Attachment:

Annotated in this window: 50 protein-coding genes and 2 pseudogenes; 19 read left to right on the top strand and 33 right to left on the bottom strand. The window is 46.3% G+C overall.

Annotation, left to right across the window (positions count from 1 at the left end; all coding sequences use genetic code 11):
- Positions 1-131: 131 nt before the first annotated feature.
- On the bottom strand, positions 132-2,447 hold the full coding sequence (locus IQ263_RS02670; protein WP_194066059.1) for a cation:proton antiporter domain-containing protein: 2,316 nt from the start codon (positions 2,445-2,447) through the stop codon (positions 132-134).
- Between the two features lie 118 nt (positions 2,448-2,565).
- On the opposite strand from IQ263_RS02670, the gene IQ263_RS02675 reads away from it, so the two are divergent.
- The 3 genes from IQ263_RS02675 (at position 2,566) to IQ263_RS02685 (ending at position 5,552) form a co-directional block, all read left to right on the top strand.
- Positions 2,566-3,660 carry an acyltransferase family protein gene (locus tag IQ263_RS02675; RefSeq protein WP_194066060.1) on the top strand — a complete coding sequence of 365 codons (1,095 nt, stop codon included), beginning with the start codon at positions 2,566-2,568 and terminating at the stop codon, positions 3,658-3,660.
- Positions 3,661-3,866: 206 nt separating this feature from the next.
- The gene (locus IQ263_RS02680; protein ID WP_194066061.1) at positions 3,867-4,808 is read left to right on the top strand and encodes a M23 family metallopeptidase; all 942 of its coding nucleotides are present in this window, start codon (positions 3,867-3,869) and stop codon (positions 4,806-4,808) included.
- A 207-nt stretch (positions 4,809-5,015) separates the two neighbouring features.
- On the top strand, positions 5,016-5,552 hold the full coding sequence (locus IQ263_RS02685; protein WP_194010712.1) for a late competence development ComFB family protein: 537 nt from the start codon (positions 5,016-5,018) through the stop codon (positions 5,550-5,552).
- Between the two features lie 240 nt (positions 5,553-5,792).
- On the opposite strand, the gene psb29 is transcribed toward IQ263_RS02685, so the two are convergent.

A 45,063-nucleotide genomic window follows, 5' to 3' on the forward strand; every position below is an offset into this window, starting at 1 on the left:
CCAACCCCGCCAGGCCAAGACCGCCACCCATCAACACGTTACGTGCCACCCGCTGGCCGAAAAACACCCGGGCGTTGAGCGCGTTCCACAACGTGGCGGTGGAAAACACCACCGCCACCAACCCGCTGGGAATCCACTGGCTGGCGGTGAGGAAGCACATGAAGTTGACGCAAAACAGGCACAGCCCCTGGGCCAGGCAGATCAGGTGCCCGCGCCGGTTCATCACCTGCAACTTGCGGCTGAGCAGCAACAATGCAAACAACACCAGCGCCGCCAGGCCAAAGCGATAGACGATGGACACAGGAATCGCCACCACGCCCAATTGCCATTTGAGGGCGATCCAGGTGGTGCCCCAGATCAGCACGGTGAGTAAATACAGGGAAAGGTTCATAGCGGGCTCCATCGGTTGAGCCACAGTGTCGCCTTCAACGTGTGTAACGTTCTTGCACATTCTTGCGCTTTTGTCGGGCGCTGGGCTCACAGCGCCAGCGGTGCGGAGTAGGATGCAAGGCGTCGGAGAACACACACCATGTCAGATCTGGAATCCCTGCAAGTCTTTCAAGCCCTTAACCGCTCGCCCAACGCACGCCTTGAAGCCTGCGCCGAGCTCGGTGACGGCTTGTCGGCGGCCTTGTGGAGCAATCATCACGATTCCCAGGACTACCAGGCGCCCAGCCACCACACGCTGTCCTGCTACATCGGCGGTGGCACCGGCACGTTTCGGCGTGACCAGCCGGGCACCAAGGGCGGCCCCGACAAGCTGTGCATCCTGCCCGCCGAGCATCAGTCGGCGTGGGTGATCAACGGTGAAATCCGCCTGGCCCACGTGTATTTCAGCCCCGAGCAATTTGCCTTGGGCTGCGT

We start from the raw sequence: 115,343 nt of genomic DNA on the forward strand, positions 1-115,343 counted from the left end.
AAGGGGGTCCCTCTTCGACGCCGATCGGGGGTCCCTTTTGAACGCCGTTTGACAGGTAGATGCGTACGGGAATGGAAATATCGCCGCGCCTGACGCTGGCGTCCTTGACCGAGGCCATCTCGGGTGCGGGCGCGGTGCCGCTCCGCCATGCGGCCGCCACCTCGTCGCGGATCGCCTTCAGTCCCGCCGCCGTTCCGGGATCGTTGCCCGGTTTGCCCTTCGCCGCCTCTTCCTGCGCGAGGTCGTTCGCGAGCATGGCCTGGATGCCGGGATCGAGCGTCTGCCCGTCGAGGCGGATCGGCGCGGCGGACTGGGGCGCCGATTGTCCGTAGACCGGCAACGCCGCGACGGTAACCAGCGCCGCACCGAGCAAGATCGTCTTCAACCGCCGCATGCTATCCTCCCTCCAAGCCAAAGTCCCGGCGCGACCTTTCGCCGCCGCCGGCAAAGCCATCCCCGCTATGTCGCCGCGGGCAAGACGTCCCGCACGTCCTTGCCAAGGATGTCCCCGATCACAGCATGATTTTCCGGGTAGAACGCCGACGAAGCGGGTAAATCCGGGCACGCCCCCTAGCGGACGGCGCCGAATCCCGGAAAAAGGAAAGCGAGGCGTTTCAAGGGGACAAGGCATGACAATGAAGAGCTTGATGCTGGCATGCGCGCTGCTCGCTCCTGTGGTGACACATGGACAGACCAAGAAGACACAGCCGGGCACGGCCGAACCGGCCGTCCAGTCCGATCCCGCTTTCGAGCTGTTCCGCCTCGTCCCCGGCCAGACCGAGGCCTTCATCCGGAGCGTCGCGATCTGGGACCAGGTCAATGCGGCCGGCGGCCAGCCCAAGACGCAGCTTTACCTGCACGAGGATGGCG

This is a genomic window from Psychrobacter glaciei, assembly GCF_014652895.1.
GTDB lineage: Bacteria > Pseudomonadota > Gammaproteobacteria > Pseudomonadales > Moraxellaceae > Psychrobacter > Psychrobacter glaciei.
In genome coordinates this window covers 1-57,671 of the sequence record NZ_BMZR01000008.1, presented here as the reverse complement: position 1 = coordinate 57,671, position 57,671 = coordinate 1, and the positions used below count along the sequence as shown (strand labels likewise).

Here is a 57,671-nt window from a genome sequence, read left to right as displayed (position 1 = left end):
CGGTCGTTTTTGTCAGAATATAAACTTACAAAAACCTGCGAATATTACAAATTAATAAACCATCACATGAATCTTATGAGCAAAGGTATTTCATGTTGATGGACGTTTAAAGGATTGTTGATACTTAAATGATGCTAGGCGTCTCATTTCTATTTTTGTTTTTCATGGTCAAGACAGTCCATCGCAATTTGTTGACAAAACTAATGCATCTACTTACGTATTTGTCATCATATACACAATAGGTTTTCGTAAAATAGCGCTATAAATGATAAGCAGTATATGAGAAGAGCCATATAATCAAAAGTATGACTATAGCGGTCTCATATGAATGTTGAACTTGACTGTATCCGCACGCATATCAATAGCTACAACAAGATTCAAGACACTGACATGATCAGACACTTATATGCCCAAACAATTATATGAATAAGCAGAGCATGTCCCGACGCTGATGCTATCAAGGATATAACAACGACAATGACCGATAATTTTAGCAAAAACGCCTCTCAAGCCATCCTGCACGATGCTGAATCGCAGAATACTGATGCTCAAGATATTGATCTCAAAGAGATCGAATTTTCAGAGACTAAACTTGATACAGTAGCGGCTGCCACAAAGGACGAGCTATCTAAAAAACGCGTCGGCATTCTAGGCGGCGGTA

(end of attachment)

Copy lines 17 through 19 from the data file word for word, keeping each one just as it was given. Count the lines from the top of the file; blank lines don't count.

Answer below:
We start from the raw sequence: 115,343 nt of genomic DNA on the forward strand, positions 1-115,343 counted from the left end.
AAGGGGGTCCCTCTTCGACGCCGATCGGGGGTCCCTTTTGAACGCCGTTTGACAGGTAGATGCGTACGGGAATGGAAATATCGCCGCGCCTGACGCTGGCGTCCTTGACCGAGGCCATCTCGGGTGCGGGCGCGGTGCCGCTCCGCCATGCGGCCGCCACCTCGTCGCGGATCGCCTTCAGTCCCGCCGCCGTTCCGGGATCGTTGCCCGGTTTGCCCTTCGCCGCCTCTTCCTGCGCGAGGTCGTTCGCGAGCATGGCCTGGATGCCGGGATCGAGCGTCTGCCCGTCGAGGCGGATCGGCGCGGCGGACTGGGGCGCCGATTGTCCGTAGACCGGCAACGCCGCGACGGTAACCAGCGCCGCACCGAGCAAGATCGTCTTCAACCGCCGCATGCTATCCTCCCTCCAAGCCAAAGTCCCGGCGCGACCTTTCGCCGCCGCCGGCAAAGCCATCCCCGCTATGTCGCCGCGGGCAAGACGTCCCGCACGTCCTTGCCAAGGATGTCCCCGATCACAGCATGATTTTCCGGGTAGAACGCCGACGAAGCGGGTAAATCCGGGCACGCCCCCTAGCGGACGGCGCCGAATCCCGGAAAAAGGAAAGCGAGGCGTTTCAAGGGGACAAGGCATGACAATGAAGAGCTTGATGCTGGCATGCGCGCTGCTCGCTCCTGTGGTGACACATGGACAGACCAAGAAGACACAGCCGGGCACGGCCGAACCGGCCGTCCAGTCCGATCCCGCTTTCGAGCTGTTCCGCCTCGTCCCCGGCCAGACCGAGGCCTTCATCCGGAGCGTCGCGATCTGGGACCAGGTCAATGCGGCCGGCGGCCAGCCCAAGACGCAGCTTTACCTGCACGAGGATGGCG

This is a genomic window from Psychrobacter glaciei, assembly GCF_014652895.1.